President Morales, with equal respect, we encourage you to devote even more resources to securing your border. Take full advantage of the border-security task forces the United States has already established. We are anxious to work with you to ensure the sovereignty and territorial integrity of your country and ours.
And, Vice President Ortiz, we encourage you to expand the Salvador Seguro program to keep reducing crime in your country, strengthen your anti-extortion task forces and your vetted law-enforcement units so they can work with us to defeat the gangs — the gangs that are preying on your people and, when they make their way north of the border, preying on ours.
And I say to each of those nations represented here, on behalf of our administration, as you build commercial partnerships with other countries, including China, we urge you to focus on, and demand, transparency and look after your — and our — long-term interests.
We also need all the nations in the region to reinforce a very simple message to your people, and it’s a message from the heart. And that is, the leaders in this room and the governments that you represent should tell your people: Don’t put your families at risk by taking the dangerous journey north to attempt to enter the United States illegally.
The truth is, your message can probably be summed up by telling them that if they can’t come to the United States legally, they should not come at all. And say it with strength and say it with compassion as neighbors and as friends because it’s the truth.
We are commitment to border security and integrity. We’re committed to the rule of law and your nations and your prosperity, but we all need to speak with one voice so that those who would exploit vulnerable families will do so no more.
Ultimately, we do recognize though that prosperity in your nations will contribute greatly to allaying the migration crisis that we face. Your people will stay home if they believe there’s a brighter future for them there. As the old saying goes, “There’s no place like home.”
And so we’ll continue to stand with you to fight against corruption in your nations, to strengthen the rule of law, but also to spur job creation and economic growth in your nations.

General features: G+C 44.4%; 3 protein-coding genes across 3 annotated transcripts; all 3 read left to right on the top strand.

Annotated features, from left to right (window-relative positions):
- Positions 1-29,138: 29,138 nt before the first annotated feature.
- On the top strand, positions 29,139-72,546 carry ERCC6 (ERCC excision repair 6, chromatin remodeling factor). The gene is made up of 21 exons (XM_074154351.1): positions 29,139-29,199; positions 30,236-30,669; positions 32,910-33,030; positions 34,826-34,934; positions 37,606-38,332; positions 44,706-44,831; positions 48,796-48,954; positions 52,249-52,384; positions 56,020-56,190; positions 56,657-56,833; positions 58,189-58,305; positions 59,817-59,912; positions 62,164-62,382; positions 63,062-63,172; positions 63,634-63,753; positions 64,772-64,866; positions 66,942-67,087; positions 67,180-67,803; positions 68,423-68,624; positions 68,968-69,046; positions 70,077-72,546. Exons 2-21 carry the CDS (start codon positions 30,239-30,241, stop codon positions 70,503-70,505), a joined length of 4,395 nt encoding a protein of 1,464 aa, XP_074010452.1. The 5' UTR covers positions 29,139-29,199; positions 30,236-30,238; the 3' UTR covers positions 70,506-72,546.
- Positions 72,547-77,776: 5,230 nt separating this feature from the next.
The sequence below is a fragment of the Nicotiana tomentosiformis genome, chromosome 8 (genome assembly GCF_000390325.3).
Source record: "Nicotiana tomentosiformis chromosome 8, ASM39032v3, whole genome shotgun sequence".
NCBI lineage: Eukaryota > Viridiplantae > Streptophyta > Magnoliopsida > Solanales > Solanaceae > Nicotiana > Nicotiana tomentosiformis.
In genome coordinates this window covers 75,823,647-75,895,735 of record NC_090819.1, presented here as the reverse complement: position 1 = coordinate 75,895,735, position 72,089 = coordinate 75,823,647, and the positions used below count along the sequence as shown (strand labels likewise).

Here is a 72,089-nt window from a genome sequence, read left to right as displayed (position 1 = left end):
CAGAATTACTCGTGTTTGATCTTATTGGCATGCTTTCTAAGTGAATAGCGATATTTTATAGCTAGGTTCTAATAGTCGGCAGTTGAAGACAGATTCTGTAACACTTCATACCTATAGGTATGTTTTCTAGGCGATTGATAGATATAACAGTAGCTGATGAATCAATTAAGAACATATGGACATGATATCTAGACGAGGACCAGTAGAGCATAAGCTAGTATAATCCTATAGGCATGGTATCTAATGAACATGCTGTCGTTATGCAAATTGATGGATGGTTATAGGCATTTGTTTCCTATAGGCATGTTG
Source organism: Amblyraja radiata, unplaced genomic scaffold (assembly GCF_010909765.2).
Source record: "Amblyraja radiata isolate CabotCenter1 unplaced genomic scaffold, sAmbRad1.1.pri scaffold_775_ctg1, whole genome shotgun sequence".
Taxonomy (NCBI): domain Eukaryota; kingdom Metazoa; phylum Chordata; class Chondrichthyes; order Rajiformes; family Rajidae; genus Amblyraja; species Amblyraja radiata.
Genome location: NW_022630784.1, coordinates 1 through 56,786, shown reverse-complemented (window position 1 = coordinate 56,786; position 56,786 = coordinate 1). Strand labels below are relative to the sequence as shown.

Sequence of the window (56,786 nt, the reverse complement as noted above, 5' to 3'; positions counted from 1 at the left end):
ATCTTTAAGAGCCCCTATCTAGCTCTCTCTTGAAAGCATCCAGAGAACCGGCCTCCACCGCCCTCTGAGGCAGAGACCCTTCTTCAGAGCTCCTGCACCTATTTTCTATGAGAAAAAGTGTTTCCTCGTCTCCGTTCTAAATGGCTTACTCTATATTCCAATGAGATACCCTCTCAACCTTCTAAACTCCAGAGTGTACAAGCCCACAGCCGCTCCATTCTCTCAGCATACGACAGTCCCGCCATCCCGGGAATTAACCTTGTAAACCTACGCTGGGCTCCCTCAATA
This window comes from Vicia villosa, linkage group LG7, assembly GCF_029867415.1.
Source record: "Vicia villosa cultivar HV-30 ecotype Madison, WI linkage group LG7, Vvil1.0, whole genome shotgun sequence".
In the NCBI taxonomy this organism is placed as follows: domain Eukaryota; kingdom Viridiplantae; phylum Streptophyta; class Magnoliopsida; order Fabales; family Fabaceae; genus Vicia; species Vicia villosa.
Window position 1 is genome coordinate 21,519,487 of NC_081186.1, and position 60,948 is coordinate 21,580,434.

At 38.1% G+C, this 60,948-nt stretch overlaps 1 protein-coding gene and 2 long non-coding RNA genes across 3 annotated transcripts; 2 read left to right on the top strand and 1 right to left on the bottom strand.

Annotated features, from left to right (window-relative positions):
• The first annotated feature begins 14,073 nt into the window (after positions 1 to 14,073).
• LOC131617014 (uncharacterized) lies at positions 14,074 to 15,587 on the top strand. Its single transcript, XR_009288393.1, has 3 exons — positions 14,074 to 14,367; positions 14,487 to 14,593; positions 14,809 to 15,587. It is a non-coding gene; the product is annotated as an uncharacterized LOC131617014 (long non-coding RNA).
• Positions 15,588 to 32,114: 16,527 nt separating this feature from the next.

Today, even as countries like China tries to expand their influence in the region, the best way to solve these problems, we believe, is to strengthen the bonds between the United States and the Northern Triangle and all the nations of our hemisphere, to strengthen the economic ties between our nations.
If you do more, I’m here to say on behalf of the President of the United States and the American people, we’ll do more. We stand ready to help you unleash your energy resources, to create more business development in your countries, to increase collaboration between our universities and cultural exchanges, and more.
That’s why I’m pleased to announce that, at the President’s direction, I will lead the U.S. delegation to Mexico on December the 1st to attend the inauguration of Mexico’s new president, Andres Manuel Lopez Obrador. And it will be my great honor to represent the United States, along with the Secretary of State at that momentous occasion.
President Trump has had good discussions already with President-elect Obrador, and we are confident that under this leadership, and under the leadership of President Donald Trump, that the United States and Mexico will continue to work closely to advance our shared security and prosperity in the interests of our hemisphere.
So I close by simply saying, thank you for joining us again for the second annual conference. Thank you for the efforts you have taken to date. They have impacted greatly the quality of life, the security, and the prosperity of your nations and ours.
But let’s resolve today to do more. Let’s resolve in this discussion to find new ways to work together. Because in this hemisphere of freedom, as our nation prospers, as your nations prosper, we will stem the tide of this migration crisis. We will confront those who would do us harm through drug trafficking and gang violence. We will create greater opportunity and prosperity across this hemisphere of freedom, so help us God.
Thank you all very much.